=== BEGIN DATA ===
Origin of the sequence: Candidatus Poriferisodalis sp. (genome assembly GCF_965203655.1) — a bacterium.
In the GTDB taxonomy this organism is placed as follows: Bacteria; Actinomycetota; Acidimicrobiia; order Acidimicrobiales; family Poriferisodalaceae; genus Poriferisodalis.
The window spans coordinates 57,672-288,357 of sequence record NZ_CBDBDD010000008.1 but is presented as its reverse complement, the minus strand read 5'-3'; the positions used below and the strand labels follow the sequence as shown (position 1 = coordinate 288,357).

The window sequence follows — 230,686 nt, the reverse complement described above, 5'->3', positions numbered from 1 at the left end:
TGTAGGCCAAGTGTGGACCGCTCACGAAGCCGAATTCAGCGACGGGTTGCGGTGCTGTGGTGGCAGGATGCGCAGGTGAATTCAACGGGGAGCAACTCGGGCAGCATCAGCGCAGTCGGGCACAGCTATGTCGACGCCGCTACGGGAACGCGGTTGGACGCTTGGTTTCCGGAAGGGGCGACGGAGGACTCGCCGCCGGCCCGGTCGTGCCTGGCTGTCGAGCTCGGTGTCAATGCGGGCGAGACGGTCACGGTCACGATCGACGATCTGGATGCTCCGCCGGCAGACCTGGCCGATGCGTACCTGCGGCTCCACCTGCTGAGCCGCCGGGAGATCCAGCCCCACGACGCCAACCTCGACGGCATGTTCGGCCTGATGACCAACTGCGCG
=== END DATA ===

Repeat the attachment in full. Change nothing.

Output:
Origin of the sequence: Candidatus Poriferisodalis sp. (genome assembly GCF_965203655.1) — a bacterium.
In the GTDB taxonomy this organism is placed as follows: Bacteria; Actinomycetota; Acidimicrobiia; order Acidimicrobiales; family Poriferisodalaceae; genus Poriferisodalis.
The window spans coordinates 57,672-288,357 of sequence record NZ_CBDBDD010000008.1 but is presented as its reverse complement, the minus strand read 5'-3'; the positions used below and the strand labels follow the sequence as shown (position 1 = coordinate 288,357).

The window sequence follows — 230,686 nt, the reverse complement described above, 5'->3', positions numbered from 1 at the left end:
TGTAGGCCAAGTGTGGACCGCTCACGAAGCCGAATTCAGCGACGGGTTGCGGTGCTGTGGTGGCAGGATGCGCAGGTGAATTCAACGGGGAGCAACTCGGGCAGCATCAGCGCAGTCGGGCACAGCTATGTCGACGCCGCTACGGGAACGCGGTTGGACGCTTGGTTTCCGGAAGGGGCGACGGAGGACTCGCCGCCGGCCCGGTCGTGCCTGGCTGTCGAGCTCGGTGTCAATGCGGGCGAGACGGTCACGGTCACGATCGACGATCTGGATGCTCCGCCGGCAGACCTGGCCGATGCGTACCTGCGGCTCCACCTGCTGAGCCGCCGGGAGATCCAGCCCCACGACGCCAACCTCGACGGCATGTTCGGCCTGATGACCAACTGCGCG